March 17, 2005
Today in history—March 18
37: The Roman Senate makes a really bad decision, annulling the will of the Emperor Tiberius and making young Caligula emperor.
1673: Lord Berkeley of Stratton sells his half of New Jersey to the Quakers under William Penn.
1766: Speaking of bad decisions, the English Parliament passes the Stamp Act, which will become wildly unpopular in the American colonies.
1782: One of America’s most original political thinkers, John Caldwell Calhoun, is born near Abbeville, South Carolina.
1837: Stephen Grover Cleveland, the New York lawyer who as sheriff of Buffalo will become the only U.S. President to personally execute a condemned criminal, is born at Caldwell, New Jersey.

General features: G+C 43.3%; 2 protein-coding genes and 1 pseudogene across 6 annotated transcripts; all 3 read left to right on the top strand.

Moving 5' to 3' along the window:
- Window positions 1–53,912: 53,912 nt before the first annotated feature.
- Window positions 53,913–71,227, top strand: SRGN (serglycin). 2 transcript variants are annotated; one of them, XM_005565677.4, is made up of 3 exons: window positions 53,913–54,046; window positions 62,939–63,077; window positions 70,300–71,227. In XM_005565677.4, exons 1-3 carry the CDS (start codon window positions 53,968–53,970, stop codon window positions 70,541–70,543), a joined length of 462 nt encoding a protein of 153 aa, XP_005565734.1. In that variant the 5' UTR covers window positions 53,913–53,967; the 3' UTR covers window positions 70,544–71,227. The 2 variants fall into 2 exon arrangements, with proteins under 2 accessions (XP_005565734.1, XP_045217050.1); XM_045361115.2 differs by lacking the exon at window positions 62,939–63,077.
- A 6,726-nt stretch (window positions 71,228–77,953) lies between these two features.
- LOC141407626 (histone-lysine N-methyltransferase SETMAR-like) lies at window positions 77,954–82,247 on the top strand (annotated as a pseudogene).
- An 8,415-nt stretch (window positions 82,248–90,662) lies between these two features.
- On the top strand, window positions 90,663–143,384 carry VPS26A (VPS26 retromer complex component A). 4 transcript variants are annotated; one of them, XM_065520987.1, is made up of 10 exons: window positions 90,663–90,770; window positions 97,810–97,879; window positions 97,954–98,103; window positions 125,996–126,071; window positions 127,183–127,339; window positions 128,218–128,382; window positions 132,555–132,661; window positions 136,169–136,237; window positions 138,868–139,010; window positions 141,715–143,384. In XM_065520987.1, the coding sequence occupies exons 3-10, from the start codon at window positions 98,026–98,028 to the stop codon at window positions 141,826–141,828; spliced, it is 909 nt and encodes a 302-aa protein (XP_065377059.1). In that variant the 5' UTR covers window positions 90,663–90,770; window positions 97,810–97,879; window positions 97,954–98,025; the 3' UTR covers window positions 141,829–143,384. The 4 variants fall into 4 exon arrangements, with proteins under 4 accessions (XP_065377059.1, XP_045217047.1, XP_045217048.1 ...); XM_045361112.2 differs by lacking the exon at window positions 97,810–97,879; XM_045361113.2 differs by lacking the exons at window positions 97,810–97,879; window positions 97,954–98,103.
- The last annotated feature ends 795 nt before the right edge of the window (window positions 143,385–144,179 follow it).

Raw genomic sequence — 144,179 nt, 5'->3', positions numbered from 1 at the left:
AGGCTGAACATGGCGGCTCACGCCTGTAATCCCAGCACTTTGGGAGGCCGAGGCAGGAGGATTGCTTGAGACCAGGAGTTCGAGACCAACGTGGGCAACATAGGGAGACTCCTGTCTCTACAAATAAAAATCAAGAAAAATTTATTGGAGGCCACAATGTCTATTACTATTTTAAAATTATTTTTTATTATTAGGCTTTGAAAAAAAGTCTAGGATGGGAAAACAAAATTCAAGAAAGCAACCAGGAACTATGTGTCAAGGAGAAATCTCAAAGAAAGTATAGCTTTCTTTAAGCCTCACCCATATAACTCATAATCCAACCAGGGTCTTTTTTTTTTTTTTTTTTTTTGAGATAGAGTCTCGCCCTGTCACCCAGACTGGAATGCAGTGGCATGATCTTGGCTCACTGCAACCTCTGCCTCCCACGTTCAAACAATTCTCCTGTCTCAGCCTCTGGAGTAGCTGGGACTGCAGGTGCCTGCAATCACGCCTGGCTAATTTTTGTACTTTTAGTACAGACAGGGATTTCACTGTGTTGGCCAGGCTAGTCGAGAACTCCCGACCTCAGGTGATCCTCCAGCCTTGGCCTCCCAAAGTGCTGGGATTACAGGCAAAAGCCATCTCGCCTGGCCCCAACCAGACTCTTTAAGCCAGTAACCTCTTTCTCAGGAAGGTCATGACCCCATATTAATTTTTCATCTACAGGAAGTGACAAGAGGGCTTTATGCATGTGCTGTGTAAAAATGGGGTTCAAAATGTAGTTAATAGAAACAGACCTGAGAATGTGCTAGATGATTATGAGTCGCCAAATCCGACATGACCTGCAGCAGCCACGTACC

1850: Partners Henry Wells and William Fargo found a new business which they call The American Express Co.
1938: Mexican President Lázaro Cárdenas del Río nationalizes all foreign-owned oil resources in the country.
1947: William Crapo Durant, the founder of General Motors, dies at New York City. He lost control of his company in 1920 and virtually his whole fortune (at age 68) in the 1929 crash, but made a second fortune in real estate and bowling alleys.
1968: The U.S. Congress votes to take the country off the gold standard.
1974: OPEC’s five month oil embargo against the U.S. and other allies of Israel ends, but not before we get gas rationing, an "energy czar," and the 55-mile-an-hour speed limit.
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